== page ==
Fashions fade, style is eternal

A fascinating study has just mapped which brain areas are most popular among scientists and which are most likely to get you published in the highest impact journals.

The image below looks like the result of an fMRI scan but instead of showing brain activity from a single experiment, it shows the average brain activity from almost every brain imaging study from 1985 to 2008.

In other words, it shows the popularity of different brain areas as reported in cognitive neuroscience publications.

Behrens_et_al_Figure

Actually, if you think about it, this map shows a mix of how often the brain area is active (some areas – like the insula – are active in about a third of imaging experiments so will be more likely to be ‘popular’), how likely the results are to be published, and how motivated scientists are in targeting the area – all of which contribute to their ‘popularity’.

However, the researchers went one stage further and looked at how brain areas are linked to publication in a top tier journal:

…researchers who find activity in a prescribed part of the fusiform gyrus should be confident of having their article selected for publication in a high-impact journal, perhaps due to the role of the region in face processing. Other regions with proposed roles in emotional processing returned similarly stellar performances, including both the ventral and dorsal portions of the rostral medial prefrontal cortex, the anterior insular cortex, the anterior cingulate gyrus, and the amygdala.

The recent interest in reward prediction errors might explain impactful peaks in the mid-brain and ventral striatum, areas that exhibited independent significant effects of impact factor, publication date, and their interaction: studies reporting activation in these regions are published in high-impact journals, and are increasing in number (as a proportion of all studies) over time.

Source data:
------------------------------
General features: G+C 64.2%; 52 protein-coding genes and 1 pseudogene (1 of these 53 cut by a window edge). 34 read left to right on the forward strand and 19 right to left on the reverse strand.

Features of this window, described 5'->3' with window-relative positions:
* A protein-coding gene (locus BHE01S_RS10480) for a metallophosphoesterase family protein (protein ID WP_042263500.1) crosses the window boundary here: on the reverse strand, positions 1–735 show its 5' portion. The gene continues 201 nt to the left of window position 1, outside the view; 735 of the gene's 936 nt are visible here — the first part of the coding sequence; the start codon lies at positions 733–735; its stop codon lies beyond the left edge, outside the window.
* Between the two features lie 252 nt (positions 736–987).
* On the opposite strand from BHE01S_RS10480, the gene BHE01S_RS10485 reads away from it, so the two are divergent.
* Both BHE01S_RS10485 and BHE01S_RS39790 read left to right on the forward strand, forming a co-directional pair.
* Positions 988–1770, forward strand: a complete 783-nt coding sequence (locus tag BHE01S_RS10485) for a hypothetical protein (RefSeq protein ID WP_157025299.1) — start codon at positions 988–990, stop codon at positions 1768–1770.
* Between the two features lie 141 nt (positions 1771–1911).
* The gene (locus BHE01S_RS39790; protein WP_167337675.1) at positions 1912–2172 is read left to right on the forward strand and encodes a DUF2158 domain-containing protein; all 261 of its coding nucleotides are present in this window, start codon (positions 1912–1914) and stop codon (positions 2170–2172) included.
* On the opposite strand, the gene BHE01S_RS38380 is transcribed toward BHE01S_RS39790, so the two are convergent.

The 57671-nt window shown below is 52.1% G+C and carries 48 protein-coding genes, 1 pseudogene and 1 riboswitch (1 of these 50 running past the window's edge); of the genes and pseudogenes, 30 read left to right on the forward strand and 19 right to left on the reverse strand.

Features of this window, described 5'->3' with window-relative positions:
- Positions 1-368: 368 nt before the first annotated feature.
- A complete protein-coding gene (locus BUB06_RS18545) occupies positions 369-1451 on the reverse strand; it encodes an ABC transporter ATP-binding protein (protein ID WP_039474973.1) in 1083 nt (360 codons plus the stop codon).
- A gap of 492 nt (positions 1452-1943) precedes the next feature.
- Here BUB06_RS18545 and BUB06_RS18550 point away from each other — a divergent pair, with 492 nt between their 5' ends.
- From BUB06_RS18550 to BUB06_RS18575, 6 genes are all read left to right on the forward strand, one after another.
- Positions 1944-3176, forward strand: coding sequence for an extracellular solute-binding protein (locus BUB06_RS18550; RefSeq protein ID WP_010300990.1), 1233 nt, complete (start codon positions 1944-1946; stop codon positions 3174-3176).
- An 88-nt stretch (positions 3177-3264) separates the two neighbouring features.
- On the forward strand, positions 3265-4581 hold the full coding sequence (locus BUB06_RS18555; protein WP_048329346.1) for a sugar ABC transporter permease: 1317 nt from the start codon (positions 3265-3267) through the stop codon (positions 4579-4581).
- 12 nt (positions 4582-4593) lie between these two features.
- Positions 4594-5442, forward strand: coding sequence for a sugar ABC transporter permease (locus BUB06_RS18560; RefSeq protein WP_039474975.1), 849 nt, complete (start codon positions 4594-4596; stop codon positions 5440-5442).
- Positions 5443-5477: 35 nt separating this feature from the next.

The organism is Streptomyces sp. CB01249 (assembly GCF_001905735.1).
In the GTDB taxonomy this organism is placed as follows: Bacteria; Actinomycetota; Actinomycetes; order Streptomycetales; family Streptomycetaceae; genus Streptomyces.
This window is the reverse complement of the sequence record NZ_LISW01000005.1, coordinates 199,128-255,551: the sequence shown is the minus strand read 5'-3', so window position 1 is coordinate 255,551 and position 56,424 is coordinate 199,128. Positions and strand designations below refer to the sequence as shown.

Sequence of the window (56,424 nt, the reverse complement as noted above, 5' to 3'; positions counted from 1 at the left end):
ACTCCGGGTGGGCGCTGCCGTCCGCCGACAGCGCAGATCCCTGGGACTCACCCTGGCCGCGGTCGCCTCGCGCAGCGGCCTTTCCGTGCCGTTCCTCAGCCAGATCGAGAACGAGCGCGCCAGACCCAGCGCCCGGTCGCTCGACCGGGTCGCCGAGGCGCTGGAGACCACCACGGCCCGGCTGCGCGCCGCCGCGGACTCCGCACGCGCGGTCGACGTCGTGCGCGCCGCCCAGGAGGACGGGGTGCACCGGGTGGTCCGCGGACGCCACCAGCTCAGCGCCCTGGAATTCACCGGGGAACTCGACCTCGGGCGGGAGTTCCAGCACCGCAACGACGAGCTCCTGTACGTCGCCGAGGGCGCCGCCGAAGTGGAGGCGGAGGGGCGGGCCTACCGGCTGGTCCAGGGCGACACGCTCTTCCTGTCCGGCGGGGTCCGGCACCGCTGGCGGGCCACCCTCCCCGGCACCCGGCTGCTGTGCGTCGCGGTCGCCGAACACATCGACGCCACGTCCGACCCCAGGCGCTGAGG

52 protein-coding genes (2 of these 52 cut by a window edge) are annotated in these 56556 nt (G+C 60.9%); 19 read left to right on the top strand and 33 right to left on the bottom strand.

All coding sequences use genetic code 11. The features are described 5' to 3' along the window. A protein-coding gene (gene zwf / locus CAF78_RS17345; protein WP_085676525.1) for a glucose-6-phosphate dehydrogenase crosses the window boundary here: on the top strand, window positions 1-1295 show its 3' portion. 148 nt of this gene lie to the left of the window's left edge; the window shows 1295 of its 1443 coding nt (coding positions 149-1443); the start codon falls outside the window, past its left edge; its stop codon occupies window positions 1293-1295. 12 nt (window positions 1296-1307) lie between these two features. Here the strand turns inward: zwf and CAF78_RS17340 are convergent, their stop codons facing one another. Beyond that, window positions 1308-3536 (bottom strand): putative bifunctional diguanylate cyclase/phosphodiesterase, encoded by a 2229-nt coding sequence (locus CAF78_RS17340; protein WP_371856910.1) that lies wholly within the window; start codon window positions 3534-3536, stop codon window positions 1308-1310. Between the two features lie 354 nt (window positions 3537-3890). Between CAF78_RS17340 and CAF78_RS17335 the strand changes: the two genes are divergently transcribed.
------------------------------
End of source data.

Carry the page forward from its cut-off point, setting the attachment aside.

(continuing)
Activity in a contrasting set of regions was negatively predicted by impact factor. Leading the way in ignominy was the secondary somatosensory area, but the supplementary motor area was almost equally disgraced.

The researchers also mapped this onto the brain and although the article is locked, the diagrams are free, and if you look at the second diagram on this page you can see what amounts to a career progression map of the brain.

Studying the red areas are what’ll get you published in the best journals.

So when someone tells you that science is the ‘march of progress’ just remember that it’s actually more like that time when flairs were cool again.
 

Link to locked study with open diagrams (via @hugospiers)

4 Comments

  1. Posted December 7, 2012 at 1:51 am | Permalink

    This is fantastic!

    Just a few weeks ago I was thinking about how cognitive ontologies are anthropoplogical facts about cognitive neuroscientists. Now here’s a wonderfully self-conscious demonstration of just that from the group that pioneered meta-analysis of brain imaging.

  2. babak
    Posted December 7, 2012 at 4:44 pm | Permalink

    hehe reminds me of this comic:
    http://xkcd.com/1138/

    • Joe Duncan
      Posted December 7, 2012 at 8:45 pm | Permalink

      Exactly.

  3. Joe Duncan
    Posted December 7, 2012 at 8:45 pm | Permalink

    Isn’t that a bit like saying that most researchers find that New York, NY has a higher population than Nowhere, Alabama; therefore you’re more likely to get published in “Random Journal of American Demographics” if you study NY instead of Alabama?

    I don’t see how the conclusion logically follows…

    You *could* say that it’s not very likely you’ll get published if you find that Nowhere, Alabama has a higher population than New York City. But that only means you’re less likely to get published if your research is crap, and more likely to get published if your research is accurate.


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